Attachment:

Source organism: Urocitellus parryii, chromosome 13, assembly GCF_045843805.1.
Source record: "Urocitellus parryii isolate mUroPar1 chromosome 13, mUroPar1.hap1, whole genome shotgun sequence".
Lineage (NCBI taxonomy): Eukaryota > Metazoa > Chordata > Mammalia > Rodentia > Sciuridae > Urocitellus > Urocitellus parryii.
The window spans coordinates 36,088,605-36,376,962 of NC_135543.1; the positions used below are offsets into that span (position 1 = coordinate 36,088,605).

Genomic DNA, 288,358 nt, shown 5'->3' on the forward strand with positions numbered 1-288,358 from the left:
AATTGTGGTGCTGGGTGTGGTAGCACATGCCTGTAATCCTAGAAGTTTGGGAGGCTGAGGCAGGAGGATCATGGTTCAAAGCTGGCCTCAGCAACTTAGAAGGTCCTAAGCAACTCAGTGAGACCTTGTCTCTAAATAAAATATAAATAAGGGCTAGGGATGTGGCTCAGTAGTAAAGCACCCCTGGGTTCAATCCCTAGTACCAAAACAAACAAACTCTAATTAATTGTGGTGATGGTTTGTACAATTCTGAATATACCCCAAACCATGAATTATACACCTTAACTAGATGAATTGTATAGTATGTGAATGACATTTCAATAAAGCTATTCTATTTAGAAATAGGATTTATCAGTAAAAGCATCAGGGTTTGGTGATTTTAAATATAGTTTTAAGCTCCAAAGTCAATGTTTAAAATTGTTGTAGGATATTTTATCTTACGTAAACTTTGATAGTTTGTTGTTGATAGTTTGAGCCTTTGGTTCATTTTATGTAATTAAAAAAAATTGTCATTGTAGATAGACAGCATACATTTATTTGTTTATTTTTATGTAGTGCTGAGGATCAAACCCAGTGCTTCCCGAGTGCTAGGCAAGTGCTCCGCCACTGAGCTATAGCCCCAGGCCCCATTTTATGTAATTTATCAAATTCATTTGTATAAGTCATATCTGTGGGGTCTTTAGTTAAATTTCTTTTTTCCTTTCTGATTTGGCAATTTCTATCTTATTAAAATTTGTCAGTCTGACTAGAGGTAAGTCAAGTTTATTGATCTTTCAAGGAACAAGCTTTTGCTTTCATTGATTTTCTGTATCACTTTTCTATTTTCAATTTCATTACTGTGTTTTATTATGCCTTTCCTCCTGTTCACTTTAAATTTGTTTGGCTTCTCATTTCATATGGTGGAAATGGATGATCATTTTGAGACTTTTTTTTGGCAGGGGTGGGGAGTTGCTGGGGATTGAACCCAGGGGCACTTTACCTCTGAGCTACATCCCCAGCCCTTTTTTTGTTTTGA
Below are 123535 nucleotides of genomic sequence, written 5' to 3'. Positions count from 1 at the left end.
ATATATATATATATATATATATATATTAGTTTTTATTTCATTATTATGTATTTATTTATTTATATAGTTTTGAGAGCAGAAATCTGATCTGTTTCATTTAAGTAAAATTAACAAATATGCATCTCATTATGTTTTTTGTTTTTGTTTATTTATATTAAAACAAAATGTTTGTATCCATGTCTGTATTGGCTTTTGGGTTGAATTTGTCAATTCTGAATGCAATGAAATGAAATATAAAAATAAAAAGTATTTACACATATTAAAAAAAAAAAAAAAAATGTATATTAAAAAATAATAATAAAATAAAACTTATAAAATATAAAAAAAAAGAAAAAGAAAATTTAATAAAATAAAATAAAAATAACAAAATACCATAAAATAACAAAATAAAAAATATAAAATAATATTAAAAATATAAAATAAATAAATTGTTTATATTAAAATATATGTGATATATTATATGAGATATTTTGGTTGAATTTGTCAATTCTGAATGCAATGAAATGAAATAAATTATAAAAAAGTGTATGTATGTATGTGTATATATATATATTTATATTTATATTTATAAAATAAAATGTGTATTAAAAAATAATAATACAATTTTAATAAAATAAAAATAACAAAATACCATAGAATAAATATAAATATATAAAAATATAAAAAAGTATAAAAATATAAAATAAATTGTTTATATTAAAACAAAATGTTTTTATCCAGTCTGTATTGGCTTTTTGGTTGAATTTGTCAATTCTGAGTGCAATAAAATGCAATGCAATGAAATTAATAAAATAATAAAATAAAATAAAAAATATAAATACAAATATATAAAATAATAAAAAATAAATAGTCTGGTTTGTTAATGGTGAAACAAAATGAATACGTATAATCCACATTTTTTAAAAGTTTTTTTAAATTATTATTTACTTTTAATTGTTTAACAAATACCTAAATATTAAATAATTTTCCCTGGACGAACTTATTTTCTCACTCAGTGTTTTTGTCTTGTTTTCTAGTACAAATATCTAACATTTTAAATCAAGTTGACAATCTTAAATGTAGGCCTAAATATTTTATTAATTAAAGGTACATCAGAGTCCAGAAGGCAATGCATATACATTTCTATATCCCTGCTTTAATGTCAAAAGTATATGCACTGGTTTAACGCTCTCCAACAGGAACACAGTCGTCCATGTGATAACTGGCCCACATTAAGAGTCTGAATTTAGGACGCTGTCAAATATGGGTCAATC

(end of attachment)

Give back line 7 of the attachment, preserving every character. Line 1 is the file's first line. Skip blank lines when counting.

Below are 123535 nucleotides of genomic sequence, written 5' to 3'. Positions count from 1 at the left end.